Trailing Huckabee must be a bitter pill for Romney, given the fact that the vast majority of likely caucus-goers -- 61 percent -- continue to say it's Romney who's campaigned hardest in their state. (He's racked up more than 160 campaign events in Iowa this year vs. just over 100 by Huckabee.) And indeed Romney retains the advantage in some groups -- notably seniors, moderates, nonevangelical Protestants, those who favor legal abortion and, as noted, those who say his religion makes no difference in their choice.
ATTRIBUTES – Beyond the role of religion, Huckabee's advantage seems to relate more to his personal attributes than to specific issues. Of six individual issues tested in this poll, he leads in trust to handle just one, "social issues such as abortion and gay civil unions." Of seven personal attributes, he leads on three: empathy, best representing his party's "core values" and honesty and trustworthiness.
Huckabee has gained on these and others, with 7- to 12-point advances. Giuliani has suffered the most, losing 13 points on electability, 11 points as the "strongest leader" and a scant 5 points on having the best experience.
Romney leads Huckabee by a close 5 points as the strongest leader, by 9 points on experience -- and by 11 points as having the best chance to win in November. Those attributes will likely figure in Romney's closing arguments.
ISSUES – Huckabee, as noted, leads in trust to handle social issues such as abortion and gay civil unions. He and Romney are essentially even in trust to handle the Iraq War, taxes, immigration and terrorism (with a slight lead for Giuliani on terrorism and for McCain on Iraq). In trust to handle the economy, Romney holds a 10-point advantage.
Nonetheless, Huckabee has gained on the issues. Generally, where he now runs evenly with Romney he'd trailed just a month ago by anywhere from 5 to 14 points. The biggest gain for Huckabee is in trust to handle immigration, now leading as the most important issue cited by Iowa Republicans.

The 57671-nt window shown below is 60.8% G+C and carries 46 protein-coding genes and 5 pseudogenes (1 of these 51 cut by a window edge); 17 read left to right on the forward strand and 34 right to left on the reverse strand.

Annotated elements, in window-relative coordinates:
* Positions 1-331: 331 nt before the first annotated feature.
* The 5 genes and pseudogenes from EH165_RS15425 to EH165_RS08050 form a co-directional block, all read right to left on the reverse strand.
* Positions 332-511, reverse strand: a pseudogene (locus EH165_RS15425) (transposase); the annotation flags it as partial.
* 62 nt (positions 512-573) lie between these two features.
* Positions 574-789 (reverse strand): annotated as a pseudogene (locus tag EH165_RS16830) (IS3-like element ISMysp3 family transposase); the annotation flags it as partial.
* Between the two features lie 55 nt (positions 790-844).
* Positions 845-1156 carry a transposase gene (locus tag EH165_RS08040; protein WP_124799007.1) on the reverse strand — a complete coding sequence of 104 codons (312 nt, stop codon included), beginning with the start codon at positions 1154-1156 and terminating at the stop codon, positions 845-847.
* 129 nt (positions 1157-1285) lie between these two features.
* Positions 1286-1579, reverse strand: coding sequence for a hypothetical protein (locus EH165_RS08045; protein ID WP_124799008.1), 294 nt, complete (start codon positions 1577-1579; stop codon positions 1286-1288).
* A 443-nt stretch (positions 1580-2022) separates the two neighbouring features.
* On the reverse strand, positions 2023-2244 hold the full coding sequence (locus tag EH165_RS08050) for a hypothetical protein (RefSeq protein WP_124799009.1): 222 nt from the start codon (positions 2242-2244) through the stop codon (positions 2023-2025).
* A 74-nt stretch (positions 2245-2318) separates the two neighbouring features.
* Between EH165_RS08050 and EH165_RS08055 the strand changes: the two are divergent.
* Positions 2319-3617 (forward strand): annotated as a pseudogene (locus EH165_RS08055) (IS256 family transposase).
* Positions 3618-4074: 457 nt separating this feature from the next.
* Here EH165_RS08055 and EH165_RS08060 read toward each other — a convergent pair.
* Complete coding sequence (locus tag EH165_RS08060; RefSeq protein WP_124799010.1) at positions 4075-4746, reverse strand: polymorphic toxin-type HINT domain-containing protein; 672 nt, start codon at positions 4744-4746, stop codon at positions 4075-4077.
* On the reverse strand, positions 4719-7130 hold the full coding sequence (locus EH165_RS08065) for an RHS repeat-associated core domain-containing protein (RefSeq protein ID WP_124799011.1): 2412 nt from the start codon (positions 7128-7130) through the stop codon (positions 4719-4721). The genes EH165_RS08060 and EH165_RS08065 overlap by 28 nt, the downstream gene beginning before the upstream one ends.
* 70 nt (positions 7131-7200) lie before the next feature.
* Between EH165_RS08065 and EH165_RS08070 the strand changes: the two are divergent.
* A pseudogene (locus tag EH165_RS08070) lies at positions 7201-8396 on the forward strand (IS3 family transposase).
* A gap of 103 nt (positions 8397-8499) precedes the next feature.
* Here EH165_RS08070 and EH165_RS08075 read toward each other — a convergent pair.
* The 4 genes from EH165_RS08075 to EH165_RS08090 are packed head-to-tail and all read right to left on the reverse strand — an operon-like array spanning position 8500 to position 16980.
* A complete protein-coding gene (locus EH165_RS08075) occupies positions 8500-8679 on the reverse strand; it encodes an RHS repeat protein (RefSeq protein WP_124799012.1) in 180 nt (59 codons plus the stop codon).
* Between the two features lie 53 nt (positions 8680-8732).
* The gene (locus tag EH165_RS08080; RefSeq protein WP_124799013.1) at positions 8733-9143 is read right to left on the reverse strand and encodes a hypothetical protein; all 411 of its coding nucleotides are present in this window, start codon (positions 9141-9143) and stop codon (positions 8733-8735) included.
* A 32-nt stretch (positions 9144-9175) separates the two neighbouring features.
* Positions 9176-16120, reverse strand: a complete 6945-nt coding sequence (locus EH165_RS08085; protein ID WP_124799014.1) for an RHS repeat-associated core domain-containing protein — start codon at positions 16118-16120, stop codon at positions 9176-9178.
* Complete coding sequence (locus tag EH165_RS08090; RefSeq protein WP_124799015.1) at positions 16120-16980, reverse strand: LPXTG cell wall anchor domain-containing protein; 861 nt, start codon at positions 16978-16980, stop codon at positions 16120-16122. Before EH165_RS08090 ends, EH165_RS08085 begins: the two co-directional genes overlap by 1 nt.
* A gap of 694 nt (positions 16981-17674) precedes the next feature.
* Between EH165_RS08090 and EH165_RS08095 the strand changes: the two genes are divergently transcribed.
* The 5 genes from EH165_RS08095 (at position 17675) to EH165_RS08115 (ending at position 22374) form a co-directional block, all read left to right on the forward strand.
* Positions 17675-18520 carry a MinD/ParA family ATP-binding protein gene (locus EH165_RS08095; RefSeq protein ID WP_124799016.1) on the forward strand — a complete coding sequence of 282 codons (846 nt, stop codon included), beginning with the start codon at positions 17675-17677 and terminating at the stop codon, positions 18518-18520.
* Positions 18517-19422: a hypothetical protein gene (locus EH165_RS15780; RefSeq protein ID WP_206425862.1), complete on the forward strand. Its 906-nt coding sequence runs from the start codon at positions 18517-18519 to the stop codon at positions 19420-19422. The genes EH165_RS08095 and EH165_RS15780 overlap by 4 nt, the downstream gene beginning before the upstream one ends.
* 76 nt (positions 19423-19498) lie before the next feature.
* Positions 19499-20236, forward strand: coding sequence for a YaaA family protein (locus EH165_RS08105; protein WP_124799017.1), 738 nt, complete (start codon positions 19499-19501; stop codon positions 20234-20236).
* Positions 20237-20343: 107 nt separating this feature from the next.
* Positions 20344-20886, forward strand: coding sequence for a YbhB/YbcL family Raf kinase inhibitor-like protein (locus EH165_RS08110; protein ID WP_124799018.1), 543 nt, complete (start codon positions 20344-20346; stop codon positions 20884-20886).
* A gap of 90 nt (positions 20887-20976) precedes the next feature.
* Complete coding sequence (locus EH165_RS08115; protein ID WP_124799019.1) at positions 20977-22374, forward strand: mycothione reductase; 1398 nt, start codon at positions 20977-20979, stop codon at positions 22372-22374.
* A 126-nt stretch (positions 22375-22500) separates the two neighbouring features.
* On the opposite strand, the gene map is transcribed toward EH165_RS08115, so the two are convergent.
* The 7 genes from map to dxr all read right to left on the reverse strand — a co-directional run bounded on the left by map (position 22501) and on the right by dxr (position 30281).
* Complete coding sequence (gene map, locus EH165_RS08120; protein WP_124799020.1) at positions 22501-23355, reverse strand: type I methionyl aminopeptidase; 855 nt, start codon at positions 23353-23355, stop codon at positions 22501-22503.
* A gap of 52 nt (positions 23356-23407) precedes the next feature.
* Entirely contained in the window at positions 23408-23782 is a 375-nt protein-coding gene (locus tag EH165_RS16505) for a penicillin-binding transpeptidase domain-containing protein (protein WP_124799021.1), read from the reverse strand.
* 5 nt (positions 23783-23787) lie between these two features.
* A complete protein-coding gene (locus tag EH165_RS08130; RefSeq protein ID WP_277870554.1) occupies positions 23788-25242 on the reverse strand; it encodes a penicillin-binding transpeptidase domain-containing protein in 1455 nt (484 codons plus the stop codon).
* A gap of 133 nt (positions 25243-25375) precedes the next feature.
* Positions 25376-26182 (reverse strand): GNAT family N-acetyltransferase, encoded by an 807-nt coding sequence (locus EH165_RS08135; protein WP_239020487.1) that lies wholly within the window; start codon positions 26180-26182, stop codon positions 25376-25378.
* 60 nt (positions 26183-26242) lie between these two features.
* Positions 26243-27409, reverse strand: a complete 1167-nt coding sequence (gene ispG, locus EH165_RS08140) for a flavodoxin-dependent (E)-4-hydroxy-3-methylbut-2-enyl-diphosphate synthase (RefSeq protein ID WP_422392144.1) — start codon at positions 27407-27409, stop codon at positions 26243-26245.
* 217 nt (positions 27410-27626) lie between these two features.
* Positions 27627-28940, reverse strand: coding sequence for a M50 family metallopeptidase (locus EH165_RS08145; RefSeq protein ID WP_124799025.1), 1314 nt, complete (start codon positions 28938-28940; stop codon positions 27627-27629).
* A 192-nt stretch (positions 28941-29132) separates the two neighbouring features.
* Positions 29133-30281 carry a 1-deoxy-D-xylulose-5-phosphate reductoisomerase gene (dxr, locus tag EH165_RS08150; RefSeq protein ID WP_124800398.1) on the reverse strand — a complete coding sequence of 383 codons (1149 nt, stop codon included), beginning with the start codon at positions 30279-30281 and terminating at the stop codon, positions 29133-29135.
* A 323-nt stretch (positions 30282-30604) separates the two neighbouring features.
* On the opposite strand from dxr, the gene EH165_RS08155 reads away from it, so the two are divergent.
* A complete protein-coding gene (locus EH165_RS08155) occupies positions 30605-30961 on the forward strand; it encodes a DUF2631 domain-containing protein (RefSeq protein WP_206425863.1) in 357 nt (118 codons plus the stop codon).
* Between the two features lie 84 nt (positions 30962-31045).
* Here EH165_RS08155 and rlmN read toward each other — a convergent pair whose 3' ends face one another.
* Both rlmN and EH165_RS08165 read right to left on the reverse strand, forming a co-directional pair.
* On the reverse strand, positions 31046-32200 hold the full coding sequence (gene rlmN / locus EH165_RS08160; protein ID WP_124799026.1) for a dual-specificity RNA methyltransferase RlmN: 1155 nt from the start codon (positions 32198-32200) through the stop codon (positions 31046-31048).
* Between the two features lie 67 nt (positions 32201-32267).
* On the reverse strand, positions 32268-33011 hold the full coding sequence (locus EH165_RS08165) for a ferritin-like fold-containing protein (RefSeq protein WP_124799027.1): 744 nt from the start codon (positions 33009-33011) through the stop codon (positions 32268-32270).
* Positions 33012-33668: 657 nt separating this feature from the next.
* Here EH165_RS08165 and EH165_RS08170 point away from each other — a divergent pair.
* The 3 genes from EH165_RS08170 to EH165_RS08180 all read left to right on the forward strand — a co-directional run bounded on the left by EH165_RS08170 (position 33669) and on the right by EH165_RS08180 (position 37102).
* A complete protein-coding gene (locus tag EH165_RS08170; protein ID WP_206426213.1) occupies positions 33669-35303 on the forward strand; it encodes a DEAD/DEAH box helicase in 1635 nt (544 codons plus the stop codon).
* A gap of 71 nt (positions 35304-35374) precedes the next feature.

The issues list cited by likely Republican caucus-goers in Iowa is a varied (or perhaps fragmented) one, with nine issues receiving double-digit mentions as one of the two top concerns. Last month immigration and the war in Iraq ranked evenly as top concerns; now immigration has gained and the war's slid back as a concern, as have health care and the broader U.S. campaign against terrorism.
Comparison with top issues among Democratic likely caucus-goers shows the very broad differences between these groups. Democrats have just four top issues -- the Iraq War, health care, the economy and education. Several issues on the Republicans' list (e.g., immigration, terrorism, abortion, taxes, morals and values) barely register on the Democrats'; likewise, the Democrats' top issues get far fewer mentions by Republicans.
RELIGION – The role of religion in the Iowa race -- also reflected in the last ABC/Post national poll -- is worth a further look. On Romney's religion, 36 percent of evangelicals say they're less likely to vote for him because of his Mormonism -- far more than the number of nonevangelical Protestants (7 percent) who say so.